Toronto Public... Book-Burning-Place

Some years ago I lived in Toronto's High Park neighborhood. Several blocks away from my house stood the High Park Toronto Public Library. One of the best features of this branch was the huge selection of foreign language books they had. I borrowed them, and I purchased many of those which were discarded and offered for sale. I came every day, just to see what books were for sale, and almost each day I purchased some.

Over the years I bought at this and other Toronto libraries over 2,000 foreign language books, majority of which were / are not available in English. The ladies who staffed the counter knew me by name, they let me know when a larger selection of books was scheduled for sale. One day, one of these women pulled me over to a quiet corner of the kids' section, and told me, teary eyed: the Parkdale Library shredded 5 huge boxes of foreign language books!

I wasn't happy. I made it known. The chairman of the library board at the time might still remember my letter, after all it garnered an apology and an explanation: "it was an oversight". 5 huge boxes shredded by accident? Well, whatever, I got over it.

Recently I visited the High Park library again, in hope of scoring some interesting books that would not be available to me otherwise, what with the attitude of North American publishers toward translations. Imagine how I felt when a young woman at the desk explained why the library no longer offers books for sale, foreign or otherwise: space constraints force them to shred all discarded books!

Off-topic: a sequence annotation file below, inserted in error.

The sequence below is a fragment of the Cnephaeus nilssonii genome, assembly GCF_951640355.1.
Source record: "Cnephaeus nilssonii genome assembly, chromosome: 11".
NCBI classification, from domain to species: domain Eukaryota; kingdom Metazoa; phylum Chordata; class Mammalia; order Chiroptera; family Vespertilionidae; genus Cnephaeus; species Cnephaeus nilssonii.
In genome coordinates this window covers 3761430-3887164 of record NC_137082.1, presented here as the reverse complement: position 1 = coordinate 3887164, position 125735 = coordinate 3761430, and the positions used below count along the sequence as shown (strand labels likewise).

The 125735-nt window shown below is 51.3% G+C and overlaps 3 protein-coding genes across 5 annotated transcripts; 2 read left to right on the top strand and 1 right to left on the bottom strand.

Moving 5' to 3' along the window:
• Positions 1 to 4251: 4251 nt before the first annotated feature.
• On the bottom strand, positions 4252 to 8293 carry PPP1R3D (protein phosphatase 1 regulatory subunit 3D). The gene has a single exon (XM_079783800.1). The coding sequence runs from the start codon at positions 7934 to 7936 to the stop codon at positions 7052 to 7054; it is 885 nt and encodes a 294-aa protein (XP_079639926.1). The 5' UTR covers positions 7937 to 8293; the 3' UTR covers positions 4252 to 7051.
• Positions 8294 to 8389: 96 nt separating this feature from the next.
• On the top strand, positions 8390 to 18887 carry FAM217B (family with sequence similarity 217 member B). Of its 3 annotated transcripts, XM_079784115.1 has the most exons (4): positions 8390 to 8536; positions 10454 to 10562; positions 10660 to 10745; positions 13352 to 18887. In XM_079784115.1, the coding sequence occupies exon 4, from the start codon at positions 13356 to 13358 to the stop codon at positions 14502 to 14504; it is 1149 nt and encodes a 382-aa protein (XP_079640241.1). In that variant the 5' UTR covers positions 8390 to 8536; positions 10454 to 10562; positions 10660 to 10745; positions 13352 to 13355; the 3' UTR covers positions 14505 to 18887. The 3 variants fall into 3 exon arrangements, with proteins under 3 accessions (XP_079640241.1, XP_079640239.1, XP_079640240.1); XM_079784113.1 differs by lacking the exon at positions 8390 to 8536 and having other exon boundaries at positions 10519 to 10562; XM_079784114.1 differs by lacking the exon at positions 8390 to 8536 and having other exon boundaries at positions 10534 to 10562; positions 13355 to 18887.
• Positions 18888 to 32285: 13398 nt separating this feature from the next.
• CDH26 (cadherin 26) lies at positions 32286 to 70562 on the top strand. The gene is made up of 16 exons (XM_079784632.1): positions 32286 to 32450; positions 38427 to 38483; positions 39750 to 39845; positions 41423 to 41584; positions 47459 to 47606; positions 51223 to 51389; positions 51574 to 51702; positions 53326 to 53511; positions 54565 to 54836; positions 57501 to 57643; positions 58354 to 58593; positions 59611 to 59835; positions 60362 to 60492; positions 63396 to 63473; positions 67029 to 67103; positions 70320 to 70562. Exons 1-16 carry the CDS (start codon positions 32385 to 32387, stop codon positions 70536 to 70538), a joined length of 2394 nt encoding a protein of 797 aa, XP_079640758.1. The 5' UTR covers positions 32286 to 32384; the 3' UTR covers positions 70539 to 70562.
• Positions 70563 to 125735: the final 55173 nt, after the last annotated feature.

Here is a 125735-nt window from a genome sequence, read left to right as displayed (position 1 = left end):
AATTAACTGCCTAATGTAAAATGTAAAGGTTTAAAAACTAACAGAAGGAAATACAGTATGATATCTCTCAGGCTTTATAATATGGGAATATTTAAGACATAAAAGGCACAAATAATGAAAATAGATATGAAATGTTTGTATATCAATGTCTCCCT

Heinrich Heine once said: "Where they burn books, they will also burn humans in the end".

Paraphrased it reads: "Where they shred books…"

Below is the monument to the 1933 Nazi book burning at the Bebelplatz, Berlin:

Monument to the May 10, 1933 Nazi book burning: Designed by Micha Ullmann,
empty bookshelves, enough to hold all 20,000 burned books,
visible below the pavement of Bebelplatz in Berlin, Germany.

Bookmark and Share

No comments:

Post a Comment